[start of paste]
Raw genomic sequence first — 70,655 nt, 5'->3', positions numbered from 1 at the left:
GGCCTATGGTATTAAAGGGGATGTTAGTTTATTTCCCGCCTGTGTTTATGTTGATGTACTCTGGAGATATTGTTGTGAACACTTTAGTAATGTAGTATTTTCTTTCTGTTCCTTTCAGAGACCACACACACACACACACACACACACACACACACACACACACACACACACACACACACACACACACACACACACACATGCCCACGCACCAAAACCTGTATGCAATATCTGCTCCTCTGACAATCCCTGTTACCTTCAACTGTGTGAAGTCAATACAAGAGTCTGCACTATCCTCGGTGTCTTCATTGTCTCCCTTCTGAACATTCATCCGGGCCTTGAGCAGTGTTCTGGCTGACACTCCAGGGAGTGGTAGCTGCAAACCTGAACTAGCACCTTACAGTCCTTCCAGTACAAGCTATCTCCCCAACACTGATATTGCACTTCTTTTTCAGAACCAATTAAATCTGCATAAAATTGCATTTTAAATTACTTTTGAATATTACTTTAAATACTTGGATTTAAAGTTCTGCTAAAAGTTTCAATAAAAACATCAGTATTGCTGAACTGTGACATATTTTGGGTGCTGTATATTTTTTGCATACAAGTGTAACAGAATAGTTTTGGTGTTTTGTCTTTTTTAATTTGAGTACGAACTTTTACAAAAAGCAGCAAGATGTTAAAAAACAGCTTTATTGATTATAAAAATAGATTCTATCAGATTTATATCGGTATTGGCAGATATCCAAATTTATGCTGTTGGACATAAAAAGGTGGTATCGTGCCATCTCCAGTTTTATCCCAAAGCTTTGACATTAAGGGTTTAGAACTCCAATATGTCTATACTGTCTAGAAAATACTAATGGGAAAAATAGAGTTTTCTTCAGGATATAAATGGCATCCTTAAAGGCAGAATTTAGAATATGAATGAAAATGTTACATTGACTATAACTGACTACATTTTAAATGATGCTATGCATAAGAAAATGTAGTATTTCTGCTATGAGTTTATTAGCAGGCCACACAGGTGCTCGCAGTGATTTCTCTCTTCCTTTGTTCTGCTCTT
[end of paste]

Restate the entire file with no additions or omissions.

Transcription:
Raw genomic sequence first — 70,655 nt, 5'->3', positions numbered from 1 at the left:
GGCCTATGGTATTAAAGGGGATGTTAGTTTATTTCCCGCCTGTGTTTATGTTGATGTACTCTGGAGATATTGTTGTGAACACTTTAGTAATGTAGTATTTTCTTTCTGTTCCTTTCAGAGACCACACACACACACACACACACACACACACACACACACACACACACACACACACACACACACACACACACACACACATGCCCACGCACCAAAACCTGTATGCAATATCTGCTCCTCTGACAATCCCTGTTACCTTCAACTGTGTGAAGTCAATACAAGAGTCTGCACTATCCTCGGTGTCTTCATTGTCTCCCTTCTGAACATTCATCCGGGCCTTGAGCAGTGTTCTGGCTGACACTCCAGGGAGTGGTAGCTGCAAACCTGAACTAGCACCTTACAGTCCTTCCAGTACAAGCTATCTCCCCAACACTGATATTGCACTTCTTTTTCAGAACCAATTAAATCTGCATAAAATTGCATTTTAAATTACTTTTGAATATTACTTTAAATACTTGGATTTAAAGTTCTGCTAAAAGTTTCAATAAAAACATCAGTATTGCTGAACTGTGACATATTTTGGGTGCTGTATATTTTTTGCATACAAGTGTAACAGAATAGTTTTGGTGTTTTGTCTTTTTTAATTTGAGTACGAACTTTTACAAAAAGCAGCAAGATGTTAAAAAACAGCTTTATTGATTATAAAAATAGATTCTATCAGATTTATATCGGTATTGGCAGATATCCAAATTTATGCTGTTGGACATAAAAAGGTGGTATCGTGCCATCTCCAGTTTTATCCCAAAGCTTTGACATTAAGGGTTTAGAACTCCAATATGTCTATACTGTCTAGAAAATACTAATGGGAAAAATAGAGTTTTCTTCAGGATATAAATGGCATCCTTAAAGGCAGAATTTAGAATATGAATGAAAATGTTACATTGACTATAACTGACTACATTTTAAATGATGCTATGCATAAGAAAATGTAGTATTTCTGCTATGAGTTTATTAGCAGGCCACACAGGTGCTCGCAGTGATTTCTCTCTTCCTTTGTTCTGCTCTT